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Biden to accept nomination in Milwaukee amid scaled-back convention

Former Vice President Joe BidenJoe BidenBiden team wants to understand Trump effort to 'hollow out government agencies' Overnight Defense: Trump transgender ban 'inflicts concrete harms,' study says | China objects to US admiral's Taiwan visit Protect our world: How the Biden administration can save lives and economies worldwide MORE is poised to accept the Democratic party’s nomination in Milwaukee at a scaled-back convention amid the coronavirus pandemic, the Democratic National Convention Committee (DNCC) announced Wednesday.

The convention will move from the Fiserv Forum to the smaller Wisconsin Center, a convention center in downtown Milwaukee, for the four nights of programming between Aug. 17 and 20. 

“Leadership means being able to adapt to any situation,” Democratic National Committee Chairman Tom PerezThomas Edward PerezClinton’s top five vice presidential picks Government social programs: Triumph of hope over evidence Labor’s 'wasteful spending and mismanagement” at Workers’ Comp MORE said in the announcement.

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“That’s exactly what we’ve done with our convention. Unlike this president, Joe Biden and Democrats are committed to protecting the health and safety of the American people," he added.

Biden campaign manager Jen O’Malley Dillon said the presumptive presidential nominee intends to “proudly accept” the party’s nomination at the scaled-back convention.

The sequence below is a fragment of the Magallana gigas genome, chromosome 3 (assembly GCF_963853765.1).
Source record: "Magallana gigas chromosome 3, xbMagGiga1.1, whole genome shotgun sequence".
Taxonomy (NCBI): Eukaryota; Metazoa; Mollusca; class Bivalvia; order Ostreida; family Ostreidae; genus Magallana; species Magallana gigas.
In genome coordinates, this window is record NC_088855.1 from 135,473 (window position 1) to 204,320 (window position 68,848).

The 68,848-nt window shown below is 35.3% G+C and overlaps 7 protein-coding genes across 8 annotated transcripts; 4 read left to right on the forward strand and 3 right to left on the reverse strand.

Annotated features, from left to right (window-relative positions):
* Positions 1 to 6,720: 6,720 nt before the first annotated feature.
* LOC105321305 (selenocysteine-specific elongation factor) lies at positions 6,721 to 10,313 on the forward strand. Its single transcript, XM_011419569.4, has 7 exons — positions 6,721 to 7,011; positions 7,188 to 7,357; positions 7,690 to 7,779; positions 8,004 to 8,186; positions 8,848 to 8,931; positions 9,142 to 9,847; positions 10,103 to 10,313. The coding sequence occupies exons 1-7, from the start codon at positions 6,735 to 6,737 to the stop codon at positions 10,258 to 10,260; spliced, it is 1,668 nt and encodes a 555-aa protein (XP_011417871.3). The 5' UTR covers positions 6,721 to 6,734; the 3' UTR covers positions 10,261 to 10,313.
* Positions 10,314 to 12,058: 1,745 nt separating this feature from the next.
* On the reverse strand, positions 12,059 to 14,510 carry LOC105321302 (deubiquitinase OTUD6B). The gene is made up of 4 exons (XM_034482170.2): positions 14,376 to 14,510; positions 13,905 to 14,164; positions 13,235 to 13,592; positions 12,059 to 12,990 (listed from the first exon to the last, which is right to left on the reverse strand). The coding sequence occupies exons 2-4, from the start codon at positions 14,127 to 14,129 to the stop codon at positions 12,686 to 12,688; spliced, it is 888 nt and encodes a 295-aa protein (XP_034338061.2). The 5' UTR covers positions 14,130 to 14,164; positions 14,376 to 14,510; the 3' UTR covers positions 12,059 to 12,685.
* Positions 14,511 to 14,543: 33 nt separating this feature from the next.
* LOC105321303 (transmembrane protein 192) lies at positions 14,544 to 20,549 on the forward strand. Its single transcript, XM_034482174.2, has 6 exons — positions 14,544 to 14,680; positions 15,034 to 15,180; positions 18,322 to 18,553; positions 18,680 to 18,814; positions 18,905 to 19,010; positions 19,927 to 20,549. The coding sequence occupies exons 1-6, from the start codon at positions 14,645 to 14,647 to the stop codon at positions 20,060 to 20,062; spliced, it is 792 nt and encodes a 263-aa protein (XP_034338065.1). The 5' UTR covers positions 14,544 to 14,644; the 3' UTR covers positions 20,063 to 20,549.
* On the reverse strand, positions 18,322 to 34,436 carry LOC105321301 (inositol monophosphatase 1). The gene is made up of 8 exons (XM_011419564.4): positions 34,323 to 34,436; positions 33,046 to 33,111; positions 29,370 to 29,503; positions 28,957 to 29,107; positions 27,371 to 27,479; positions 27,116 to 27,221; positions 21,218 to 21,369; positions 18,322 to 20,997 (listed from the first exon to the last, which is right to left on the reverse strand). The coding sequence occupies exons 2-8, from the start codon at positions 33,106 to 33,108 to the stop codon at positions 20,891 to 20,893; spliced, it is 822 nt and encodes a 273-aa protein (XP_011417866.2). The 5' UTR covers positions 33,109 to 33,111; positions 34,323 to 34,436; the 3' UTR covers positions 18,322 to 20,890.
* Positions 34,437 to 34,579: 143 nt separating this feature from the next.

The DNCC also said a “process is being developed” to ensure all delegates can cast their votes on matters, including on the presidential nomination, remotely during the convention. 

DNC standing committee meetings will also take place virtually. 

Specifics about delegate representation on the convention floor will be provided after public health officials complete their assessment of the trajectory of the pandemic and determine how many people can safely gather in person in August, the committee said. 

This year’s convention will also eliminate large-scale events attended by thousands of people, including welcome receptions for media and delegates as well as an event for volunteers. 

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The DNCC said epidemiologist and infectious disease experts W. Ian Lipking and Larry Brilliant will help advise the committee on efforts to protect the health and safety of convention staff, attendees and Wisconsin residents. 

“Everything is on the line this November, which is why we must find creative and forward-looking ways to organize, mobilize, and unite our party around our shared values at the convention so that we can launch Joe Biden to victory this fall,” Joe Solmonese, CEO of the Democratic National Convention, said in the announcement.

Earlier this month the Republican National Committee (RNC) said it would be moving its convention to Jacksonville, Fla., from its originally planned location in Charlotte, N.C.

The GOP’s move followed a battle between President TrumpDonald John TrumpBiden team wants to understand Trump effort to 'hollow out government agencies' Trump's remaking of the judicial system Overnight Defense: Trump transgender ban 'inflicts concrete harms,' study says | China objects to US admiral's Taiwan visit MORE and North Carolina Gov. Roy Cooper (D) over what a convention could look like amid the coronavirus pandemic. 

Cooper and Trump were unable to reach an agreement. The governor indicated he would not be able to commit to terms Trump had been demanding, including not restricting the crowd size and not requiring masks or spacing attendees. 

The GOP’s official business will still take place in Charlotte, but most festivities, including Trump’s acceptance speech, will take place in Jacksonville, the party said.